Published on 15 July, the National Food Strategy calls for a tax to encourage sugar and salt reformulation, an expansion of Free School Meals and a major overhaul of food education as part of a coordinated effort to rethink UK diets and the sustainability of food production.
In his Introduction to the Strategy, lead author Henry Dimbleby makes the case for taking an integrated ‘food systems’ approach, similar to the approach we are taking in our H3 research programme: www.h3.ac.uk
The report makes 14 recommendations to address four key objectives:
- Escape the junk food cycle and protect the NHS
- Reduce diet-related inequality
- Make the best use of our land
- Create a long-term shift in our food culture
Welcoming the report and its coordinated food systems approach, researchers from the H3 consortium reflect on different aspects of the Strategy asking how it might contribute to a transformation of the UK food system and achieve the twin goals of improving public health and environmental sustainability.
Confronting Consumer Demand – Jonathan Beacham
Given these various ills surrounding diets and nutrition in England, an immediate question might be: why do we continue to consume food that is neither good for us, nor for the planet? As the report highlights, consumer demand for certain kinds of (sugary, processed, cheap and ultimately unhealthy) foods remains strong, and there are good reasons for this. The report is a welcome intervention into the at times thorny issue of who and what might help to transform patterns of consumer demand, which we are exploring in greater depth within the H3 Consortium. As the report demonstrates, there is much more to be done on this front.
The already frosty response from government to one of the key recommendations of the report—a sugar and salt reformulation tax—is telling. Put simply, the aim of such a tax would be to encourage manufacturers to reduce the amount of sugar and salt that is ‘hidden’ in foods like crisps and breakfast cereals which have become steadily more popular over time. By the report’s estimation, such a tax would raise between £2.9—3.4bn for the Treasury annually, which could be used to support better diets in deprived communities. The call for this tax seemingly comes off the back of the (admittedly controversial) success of the Soft Drink Industry Levy, which saw the volume of sugars sold per capita in soft drinks in the UK fall by roughly 30% between 2015 and 2018. So: taxes can be a useful policy tool, but it depends on who carries their burden and who is responsible for them. Intriguingly, the report puts a so-called ‘meat tax’ squarely off the table as ‘politically impossible’.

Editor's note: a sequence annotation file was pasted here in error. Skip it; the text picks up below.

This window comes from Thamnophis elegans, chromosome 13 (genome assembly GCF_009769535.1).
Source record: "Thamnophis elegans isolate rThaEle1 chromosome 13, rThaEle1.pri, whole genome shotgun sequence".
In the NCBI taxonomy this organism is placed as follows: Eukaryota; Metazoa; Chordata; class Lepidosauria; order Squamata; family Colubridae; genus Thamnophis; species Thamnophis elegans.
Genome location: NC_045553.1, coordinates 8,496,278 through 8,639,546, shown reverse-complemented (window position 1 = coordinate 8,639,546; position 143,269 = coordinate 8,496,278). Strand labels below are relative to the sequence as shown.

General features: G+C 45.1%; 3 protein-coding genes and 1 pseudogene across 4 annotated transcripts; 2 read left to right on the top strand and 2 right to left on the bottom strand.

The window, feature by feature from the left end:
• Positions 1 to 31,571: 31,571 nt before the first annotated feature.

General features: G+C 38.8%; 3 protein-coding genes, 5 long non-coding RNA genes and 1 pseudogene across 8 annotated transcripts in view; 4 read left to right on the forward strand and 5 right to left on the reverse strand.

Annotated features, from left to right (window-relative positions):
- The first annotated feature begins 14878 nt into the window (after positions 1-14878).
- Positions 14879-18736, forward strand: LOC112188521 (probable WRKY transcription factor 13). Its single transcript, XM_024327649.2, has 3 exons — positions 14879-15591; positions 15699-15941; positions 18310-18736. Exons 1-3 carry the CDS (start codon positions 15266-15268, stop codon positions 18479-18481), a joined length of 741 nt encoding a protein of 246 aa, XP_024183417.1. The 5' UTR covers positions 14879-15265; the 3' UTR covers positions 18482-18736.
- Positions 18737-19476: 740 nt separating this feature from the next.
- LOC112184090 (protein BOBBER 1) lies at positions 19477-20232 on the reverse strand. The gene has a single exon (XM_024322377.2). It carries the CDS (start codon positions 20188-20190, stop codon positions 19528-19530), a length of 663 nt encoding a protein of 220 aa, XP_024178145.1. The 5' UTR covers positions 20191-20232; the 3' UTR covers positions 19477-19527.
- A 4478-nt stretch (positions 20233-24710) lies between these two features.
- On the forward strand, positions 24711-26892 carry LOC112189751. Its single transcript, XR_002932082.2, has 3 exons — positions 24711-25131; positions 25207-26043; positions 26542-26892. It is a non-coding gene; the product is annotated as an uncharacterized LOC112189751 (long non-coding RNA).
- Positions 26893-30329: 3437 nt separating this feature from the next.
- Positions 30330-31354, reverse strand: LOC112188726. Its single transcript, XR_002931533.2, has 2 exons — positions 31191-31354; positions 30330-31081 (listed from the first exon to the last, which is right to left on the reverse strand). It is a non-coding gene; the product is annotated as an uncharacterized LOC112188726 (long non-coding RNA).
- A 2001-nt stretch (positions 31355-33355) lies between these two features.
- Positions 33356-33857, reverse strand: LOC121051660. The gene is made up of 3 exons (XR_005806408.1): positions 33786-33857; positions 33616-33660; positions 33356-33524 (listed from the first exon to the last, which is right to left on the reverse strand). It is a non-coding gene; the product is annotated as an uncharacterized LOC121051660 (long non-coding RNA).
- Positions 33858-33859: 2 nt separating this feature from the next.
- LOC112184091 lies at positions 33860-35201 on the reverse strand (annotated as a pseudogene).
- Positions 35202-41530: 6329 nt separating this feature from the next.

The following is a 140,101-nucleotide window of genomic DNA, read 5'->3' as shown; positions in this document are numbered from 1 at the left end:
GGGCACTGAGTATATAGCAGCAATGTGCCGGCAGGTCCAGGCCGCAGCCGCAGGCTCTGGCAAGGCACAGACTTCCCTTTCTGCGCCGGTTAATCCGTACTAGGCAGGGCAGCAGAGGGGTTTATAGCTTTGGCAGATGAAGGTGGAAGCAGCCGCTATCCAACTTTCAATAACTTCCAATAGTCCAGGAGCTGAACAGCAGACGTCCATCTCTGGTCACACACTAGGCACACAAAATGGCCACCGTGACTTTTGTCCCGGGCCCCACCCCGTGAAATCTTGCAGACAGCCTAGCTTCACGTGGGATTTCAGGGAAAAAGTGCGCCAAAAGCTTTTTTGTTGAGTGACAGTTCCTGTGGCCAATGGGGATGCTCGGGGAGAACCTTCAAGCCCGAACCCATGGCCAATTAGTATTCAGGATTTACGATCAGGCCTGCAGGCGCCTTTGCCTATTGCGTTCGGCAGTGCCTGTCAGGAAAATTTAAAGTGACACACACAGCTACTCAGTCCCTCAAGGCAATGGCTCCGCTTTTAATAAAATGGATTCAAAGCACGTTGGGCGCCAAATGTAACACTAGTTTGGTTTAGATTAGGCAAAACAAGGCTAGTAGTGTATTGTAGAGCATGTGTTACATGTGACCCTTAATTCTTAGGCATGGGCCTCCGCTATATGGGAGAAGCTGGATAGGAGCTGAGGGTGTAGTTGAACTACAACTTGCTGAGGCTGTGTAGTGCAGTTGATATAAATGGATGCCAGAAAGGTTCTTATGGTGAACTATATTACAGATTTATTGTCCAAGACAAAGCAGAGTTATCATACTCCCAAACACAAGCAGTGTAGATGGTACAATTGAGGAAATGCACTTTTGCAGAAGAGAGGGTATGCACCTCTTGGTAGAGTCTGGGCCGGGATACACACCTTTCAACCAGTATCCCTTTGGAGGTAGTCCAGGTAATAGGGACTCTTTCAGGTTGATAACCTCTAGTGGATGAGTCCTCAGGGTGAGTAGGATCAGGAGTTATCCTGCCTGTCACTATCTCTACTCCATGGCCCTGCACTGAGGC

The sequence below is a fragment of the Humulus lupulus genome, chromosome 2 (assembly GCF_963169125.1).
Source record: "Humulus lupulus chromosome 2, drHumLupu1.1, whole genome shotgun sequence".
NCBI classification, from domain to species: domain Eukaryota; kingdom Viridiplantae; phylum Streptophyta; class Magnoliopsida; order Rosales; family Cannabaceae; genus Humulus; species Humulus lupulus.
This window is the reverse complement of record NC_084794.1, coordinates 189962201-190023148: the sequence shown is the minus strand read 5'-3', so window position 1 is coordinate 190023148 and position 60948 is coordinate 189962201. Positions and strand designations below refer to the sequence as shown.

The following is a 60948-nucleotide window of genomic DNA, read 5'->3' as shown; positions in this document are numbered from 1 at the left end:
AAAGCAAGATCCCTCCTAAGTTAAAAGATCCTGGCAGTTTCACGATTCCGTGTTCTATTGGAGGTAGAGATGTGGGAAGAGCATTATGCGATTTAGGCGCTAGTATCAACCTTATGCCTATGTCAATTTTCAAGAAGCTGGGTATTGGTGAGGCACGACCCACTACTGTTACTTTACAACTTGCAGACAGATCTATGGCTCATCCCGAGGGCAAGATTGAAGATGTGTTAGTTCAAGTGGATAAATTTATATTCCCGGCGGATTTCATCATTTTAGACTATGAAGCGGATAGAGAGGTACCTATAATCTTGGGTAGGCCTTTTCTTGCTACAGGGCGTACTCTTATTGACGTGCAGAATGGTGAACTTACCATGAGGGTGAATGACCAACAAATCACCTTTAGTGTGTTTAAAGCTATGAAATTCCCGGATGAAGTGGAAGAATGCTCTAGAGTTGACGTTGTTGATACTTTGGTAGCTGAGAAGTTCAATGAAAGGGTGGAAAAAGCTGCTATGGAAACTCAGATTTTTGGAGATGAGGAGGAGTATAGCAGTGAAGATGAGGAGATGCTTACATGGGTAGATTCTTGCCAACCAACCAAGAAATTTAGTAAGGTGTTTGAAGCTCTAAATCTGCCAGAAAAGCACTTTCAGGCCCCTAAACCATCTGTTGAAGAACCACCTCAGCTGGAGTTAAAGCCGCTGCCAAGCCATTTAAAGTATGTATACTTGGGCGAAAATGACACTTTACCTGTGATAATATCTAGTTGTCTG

Whether the government will warm to Dimbleby’s recommendations or not remains to be seen, but the report is also important in helping us to broaden the debate beyond taxes alone. For a long time, policymakers have favoured the ‘information deficit’ model when dealing with consumers. The logic is simple: provide consumers with more information about what they are buying, and they will make better choices. But there are other, powerful dynamics at play in understanding consumer demand—principally, it depends on what is affordable, appropriate and acceptable for people. Whilst the report does not entirely move beyond this model, there are encouraging signs of more imaginative ways of thinking differently about consumer demand. We need much more joined-up thinking about the everyday contexts in which people eat: we need to be thinking about education around food, we need to be thinking about the procurement strategies of some of the largest institutions in our society (e.g. schools, hospitals), and we need to be thinking about how we enable long-term cultural and economic shifts away from the food system as we know it. What is increasingly clear is that it is not enough to focus solely on individuals and financial disincentives, and the report is a welcome intervention in opening up new debates around consumer demand.